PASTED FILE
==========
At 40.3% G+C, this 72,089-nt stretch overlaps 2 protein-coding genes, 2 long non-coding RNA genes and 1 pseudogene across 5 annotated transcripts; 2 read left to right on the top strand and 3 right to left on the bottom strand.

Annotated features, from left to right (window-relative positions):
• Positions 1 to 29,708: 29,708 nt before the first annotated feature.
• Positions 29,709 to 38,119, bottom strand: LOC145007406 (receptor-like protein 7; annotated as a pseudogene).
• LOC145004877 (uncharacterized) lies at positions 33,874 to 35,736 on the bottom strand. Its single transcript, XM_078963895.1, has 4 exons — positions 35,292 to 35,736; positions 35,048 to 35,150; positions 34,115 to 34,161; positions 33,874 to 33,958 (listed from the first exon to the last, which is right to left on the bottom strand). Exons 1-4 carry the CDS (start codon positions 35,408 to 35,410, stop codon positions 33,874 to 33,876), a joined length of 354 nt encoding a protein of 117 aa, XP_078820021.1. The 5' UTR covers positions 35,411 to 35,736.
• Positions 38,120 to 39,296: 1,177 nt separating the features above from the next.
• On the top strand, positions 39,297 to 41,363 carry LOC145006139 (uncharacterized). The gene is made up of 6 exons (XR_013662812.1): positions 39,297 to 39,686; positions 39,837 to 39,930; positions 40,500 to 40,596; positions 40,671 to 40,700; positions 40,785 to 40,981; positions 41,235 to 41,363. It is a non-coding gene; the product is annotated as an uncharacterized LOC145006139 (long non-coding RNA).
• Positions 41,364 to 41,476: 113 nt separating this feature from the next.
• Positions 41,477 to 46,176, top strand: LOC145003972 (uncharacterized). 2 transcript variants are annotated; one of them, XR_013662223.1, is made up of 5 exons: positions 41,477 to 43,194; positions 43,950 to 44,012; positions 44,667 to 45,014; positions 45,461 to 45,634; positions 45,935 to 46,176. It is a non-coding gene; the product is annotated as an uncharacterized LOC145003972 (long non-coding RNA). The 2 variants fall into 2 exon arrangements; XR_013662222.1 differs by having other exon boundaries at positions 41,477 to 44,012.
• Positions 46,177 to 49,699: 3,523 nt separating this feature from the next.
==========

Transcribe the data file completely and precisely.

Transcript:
At 40.3% G+C, this 72,089-nt stretch overlaps 2 protein-coding genes, 2 long non-coding RNA genes and 1 pseudogene across 5 annotated transcripts; 2 read left to right on the top strand and 3 right to left on the bottom strand.

Annotated features, from left to right (window-relative positions):
• Positions 1 to 29,708: 29,708 nt before the first annotated feature.
• Positions 29,709 to 38,119, bottom strand: LOC145007406 (receptor-like protein 7; annotated as a pseudogene).
• LOC145004877 (uncharacterized) lies at positions 33,874 to 35,736 on the bottom strand. Its single transcript, XM_078963895.1, has 4 exons — positions 35,292 to 35,736; positions 35,048 to 35,150; positions 34,115 to 34,161; positions 33,874 to 33,958 (listed from the first exon to the last, which is right to left on the bottom strand). Exons 1-4 carry the CDS (start codon positions 35,408 to 35,410, stop codon positions 33,874 to 33,876), a joined length of 354 nt encoding a protein of 117 aa, XP_078820021.1. The 5' UTR covers positions 35,411 to 35,736.
• Positions 38,120 to 39,296: 1,177 nt separating the features above from the next.
• On the top strand, positions 39,297 to 41,363 carry LOC145006139 (uncharacterized). The gene is made up of 6 exons (XR_013662812.1): positions 39,297 to 39,686; positions 39,837 to 39,930; positions 40,500 to 40,596; positions 40,671 to 40,700; positions 40,785 to 40,981; positions 41,235 to 41,363. It is a non-coding gene; the product is annotated as an uncharacterized LOC145006139 (long non-coding RNA).
• Positions 41,364 to 41,476: 113 nt separating this feature from the next.
• Positions 41,477 to 46,176, top strand: LOC145003972 (uncharacterized). 2 transcript variants are annotated; one of them, XR_013662223.1, is made up of 5 exons: positions 41,477 to 43,194; positions 43,950 to 44,012; positions 44,667 to 45,014; positions 45,461 to 45,634; positions 45,935 to 46,176. It is a non-coding gene; the product is annotated as an uncharacterized LOC145003972 (long non-coding RNA). The 2 variants fall into 2 exon arrangements; XR_013662222.1 differs by having other exon boundaries at positions 41,477 to 44,012.
• Positions 46,177 to 49,699: 3,523 nt separating this feature from the next.